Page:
It won’t be just you celebrating though, if you know someone with a 3DS and Monster Hunter 3 Ultimate or have the Wii U version and the internet, you will be able to play with them in multi-player missions. Unlike other titles that separate single-player and multi-player characters, you can carry over the entirety of your hunting horn specialist between the two modes. In fact you can start a character and never actually touch the single-player mode, but that is a terrible idea as you will miss out on a lot of stuff to help you hunt. One of my favorite features is if you have both a Wii U and a 3DS copy of the game, you can transfer your data between the two systems. It allows for a great change of pace, and the ability to host 3DS players as well adds some incredible versatility. If you can, getting both versions is really cool, especially if you have someone to play with.
A Litany of Issues
As perfect as this game is, problems emerge that can make this a very strained gaming experience. For one, the text is incredibly small on the Wii U version, and as for the 3DS some of the text is particularly grainy. This could be that this is an expansion from Monster Hunter Tri on the Wii, and upscaling/downscaling the text for different resolutions is causing this problem. At the least it’s annoying and at the most it’s infuriating. On that subject, the UI also has this issue where plenty of times it expects me to press a button to continue, but the message is explaining that an action is taking place. For example, on the Wii U a prompt appears that says something along the lines of “Now Connecting to the Internet”, but stays there not doing anything until I hit a button to confirm. There is no icon that indicates the game expects me to hit a button, and to me it looks like it’s connecting to the Internet. There is sloppy interface like this throughout the game, and shows where Capcom cut corners when bringing this to other consoles.
Which leads me to the fact that the game really doesn’t hold your hand. The myriad of menus the game has with the elemental, defense, and attack data doesn’t explain what any of it means. There are items the game asks for that you have no idea where to get them, and are named in such obtuse ways like “Fertile Mud” that gives no explanation on its use. The tutorial at the beginning is as equally long and drawn out as it is uninformative to the point that I just start mashing buttons-I got so bored! The bar of entry for Monster Hunter 3 Ultimate is so high that it’s really hard to suggest this game to anyone. If you aren’t reading guides and searching online for locations of important items, then you are going to have an extremely bad time playing this. Companion Internet device is absolutely required.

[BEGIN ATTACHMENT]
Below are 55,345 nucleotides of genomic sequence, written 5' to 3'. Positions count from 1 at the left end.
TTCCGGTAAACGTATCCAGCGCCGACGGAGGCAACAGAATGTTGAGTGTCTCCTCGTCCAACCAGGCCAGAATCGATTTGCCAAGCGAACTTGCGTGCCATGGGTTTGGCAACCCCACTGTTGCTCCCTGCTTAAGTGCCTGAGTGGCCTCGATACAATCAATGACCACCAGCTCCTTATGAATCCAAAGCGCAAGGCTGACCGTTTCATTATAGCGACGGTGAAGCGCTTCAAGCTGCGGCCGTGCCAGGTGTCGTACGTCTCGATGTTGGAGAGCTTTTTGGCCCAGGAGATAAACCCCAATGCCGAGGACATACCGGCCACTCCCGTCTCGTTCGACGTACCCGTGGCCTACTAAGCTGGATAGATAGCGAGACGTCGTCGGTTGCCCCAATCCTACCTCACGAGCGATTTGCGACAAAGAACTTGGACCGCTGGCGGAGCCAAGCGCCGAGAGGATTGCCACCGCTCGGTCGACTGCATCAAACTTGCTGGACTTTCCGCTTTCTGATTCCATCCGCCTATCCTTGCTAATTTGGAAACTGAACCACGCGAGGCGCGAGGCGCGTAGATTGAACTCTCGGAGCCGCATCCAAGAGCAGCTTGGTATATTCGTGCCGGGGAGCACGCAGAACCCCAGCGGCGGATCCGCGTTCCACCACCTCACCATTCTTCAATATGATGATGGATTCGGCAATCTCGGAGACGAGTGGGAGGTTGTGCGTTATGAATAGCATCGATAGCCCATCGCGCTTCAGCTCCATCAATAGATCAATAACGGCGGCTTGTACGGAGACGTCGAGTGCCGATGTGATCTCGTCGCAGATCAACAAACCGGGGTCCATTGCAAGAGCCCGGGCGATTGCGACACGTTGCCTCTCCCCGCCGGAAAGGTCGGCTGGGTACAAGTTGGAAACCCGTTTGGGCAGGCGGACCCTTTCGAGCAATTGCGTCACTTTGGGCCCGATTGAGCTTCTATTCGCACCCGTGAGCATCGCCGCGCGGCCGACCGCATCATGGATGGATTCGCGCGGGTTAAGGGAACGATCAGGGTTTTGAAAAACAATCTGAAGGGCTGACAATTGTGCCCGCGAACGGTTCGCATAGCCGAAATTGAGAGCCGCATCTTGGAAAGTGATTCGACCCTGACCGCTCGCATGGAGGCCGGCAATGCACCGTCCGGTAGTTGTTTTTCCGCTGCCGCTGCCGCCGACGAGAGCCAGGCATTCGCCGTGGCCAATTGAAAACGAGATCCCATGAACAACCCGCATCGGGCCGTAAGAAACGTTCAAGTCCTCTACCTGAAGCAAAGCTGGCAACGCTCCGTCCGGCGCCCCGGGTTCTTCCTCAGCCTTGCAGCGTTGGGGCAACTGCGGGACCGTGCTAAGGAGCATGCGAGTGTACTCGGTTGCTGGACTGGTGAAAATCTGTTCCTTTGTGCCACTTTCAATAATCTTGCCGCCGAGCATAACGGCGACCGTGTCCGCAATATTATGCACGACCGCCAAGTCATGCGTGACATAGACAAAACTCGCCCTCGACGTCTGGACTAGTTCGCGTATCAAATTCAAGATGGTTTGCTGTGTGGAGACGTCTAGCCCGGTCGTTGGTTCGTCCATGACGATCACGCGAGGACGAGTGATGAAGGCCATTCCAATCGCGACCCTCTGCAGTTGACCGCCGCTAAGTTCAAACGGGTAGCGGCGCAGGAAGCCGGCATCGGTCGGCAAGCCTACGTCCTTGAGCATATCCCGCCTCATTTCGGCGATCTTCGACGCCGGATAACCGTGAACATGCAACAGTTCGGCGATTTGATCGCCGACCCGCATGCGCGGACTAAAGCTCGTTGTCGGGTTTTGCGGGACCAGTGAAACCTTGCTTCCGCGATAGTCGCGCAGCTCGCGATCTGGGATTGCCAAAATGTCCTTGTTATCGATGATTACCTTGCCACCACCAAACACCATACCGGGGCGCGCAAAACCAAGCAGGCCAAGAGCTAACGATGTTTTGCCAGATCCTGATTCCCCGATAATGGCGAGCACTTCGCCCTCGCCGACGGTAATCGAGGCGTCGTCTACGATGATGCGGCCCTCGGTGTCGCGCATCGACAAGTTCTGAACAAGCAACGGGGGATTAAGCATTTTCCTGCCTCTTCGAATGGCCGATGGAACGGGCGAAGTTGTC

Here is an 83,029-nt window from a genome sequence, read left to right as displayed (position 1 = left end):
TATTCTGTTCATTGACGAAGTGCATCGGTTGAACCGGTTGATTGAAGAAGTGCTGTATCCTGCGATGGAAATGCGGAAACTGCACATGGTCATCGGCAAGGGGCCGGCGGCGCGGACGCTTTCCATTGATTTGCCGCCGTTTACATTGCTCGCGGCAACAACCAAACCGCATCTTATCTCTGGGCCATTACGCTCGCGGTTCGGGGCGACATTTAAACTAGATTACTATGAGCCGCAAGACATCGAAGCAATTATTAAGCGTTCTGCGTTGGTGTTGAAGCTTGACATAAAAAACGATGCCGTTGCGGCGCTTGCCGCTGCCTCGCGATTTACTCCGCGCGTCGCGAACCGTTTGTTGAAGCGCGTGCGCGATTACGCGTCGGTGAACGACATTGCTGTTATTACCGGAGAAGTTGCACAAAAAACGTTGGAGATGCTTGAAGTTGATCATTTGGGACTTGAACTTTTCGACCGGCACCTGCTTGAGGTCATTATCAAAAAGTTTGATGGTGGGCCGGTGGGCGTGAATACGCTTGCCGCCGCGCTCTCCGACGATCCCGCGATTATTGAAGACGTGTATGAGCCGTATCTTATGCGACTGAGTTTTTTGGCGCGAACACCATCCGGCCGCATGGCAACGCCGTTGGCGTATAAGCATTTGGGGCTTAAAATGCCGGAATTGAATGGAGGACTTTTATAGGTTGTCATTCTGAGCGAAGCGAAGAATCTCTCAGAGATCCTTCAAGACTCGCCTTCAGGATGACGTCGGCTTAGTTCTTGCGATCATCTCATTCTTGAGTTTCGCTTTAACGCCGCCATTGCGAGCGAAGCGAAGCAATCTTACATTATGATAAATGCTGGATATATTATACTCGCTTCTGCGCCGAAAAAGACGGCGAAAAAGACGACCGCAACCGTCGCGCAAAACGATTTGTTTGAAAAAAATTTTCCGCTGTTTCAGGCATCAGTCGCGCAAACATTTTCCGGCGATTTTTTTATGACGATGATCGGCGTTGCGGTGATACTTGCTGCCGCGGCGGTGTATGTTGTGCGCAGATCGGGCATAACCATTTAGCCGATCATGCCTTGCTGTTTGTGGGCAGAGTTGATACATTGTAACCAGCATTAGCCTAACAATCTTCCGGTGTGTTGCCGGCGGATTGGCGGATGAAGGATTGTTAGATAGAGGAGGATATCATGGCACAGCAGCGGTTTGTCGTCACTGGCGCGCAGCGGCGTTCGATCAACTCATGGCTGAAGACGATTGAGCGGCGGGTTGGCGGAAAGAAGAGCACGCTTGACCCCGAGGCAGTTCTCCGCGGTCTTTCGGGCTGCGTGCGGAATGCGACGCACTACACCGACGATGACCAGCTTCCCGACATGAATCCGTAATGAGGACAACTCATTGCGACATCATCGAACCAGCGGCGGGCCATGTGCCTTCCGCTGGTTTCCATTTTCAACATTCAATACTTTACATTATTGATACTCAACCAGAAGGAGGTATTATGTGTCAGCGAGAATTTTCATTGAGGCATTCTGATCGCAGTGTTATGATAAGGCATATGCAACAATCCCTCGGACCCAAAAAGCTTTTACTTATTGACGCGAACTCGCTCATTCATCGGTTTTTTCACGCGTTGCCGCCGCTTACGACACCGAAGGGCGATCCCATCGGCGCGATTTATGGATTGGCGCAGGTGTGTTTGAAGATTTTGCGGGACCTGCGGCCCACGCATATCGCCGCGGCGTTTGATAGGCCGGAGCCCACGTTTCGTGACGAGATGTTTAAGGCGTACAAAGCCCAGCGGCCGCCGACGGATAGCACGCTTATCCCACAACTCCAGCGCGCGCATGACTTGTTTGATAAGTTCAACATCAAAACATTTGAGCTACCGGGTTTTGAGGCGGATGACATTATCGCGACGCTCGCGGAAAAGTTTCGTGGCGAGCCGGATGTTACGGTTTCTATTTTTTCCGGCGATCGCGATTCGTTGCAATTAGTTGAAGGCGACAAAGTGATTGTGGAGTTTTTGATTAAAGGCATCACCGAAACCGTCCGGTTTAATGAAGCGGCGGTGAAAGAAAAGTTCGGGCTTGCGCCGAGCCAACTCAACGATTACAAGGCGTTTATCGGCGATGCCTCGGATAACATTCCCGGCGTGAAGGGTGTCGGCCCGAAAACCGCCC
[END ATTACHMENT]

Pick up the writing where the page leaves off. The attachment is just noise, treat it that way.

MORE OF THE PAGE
Then again, should you make the effort to read the guides online and to study up on how to play the game, you will find a wealth of reward that rivals that of its contemporaries. If you like Dark Souls, Phantasy Star Online, and Tera, I can truly say that this is the game for you. Unlike other titles that go for that instant gratification, Monster Hunter 3 Ultimate aims to make you work for your happiness. It isn’t until you’ve been fighting the same Rathian for 45 minutes that you understand what a hard-fought victory feels like. You’ll take a breath, relax your hands after white-knuckling for so long, and wonder why aren’t more games this fun to play. Buy it, study it, and happy hunting.
Legacy Score: 8.7
Geek Legacy’s review scores are on a scale of 1-10, with 10 being the highest possible score.
This review is based on both Nintendo 3DS and Nintendo Wii U versions.
Follow Victor on Twitter @fake_brasilian to see him realize he can’t see the first ten minutes of Taken without watching the whole thing.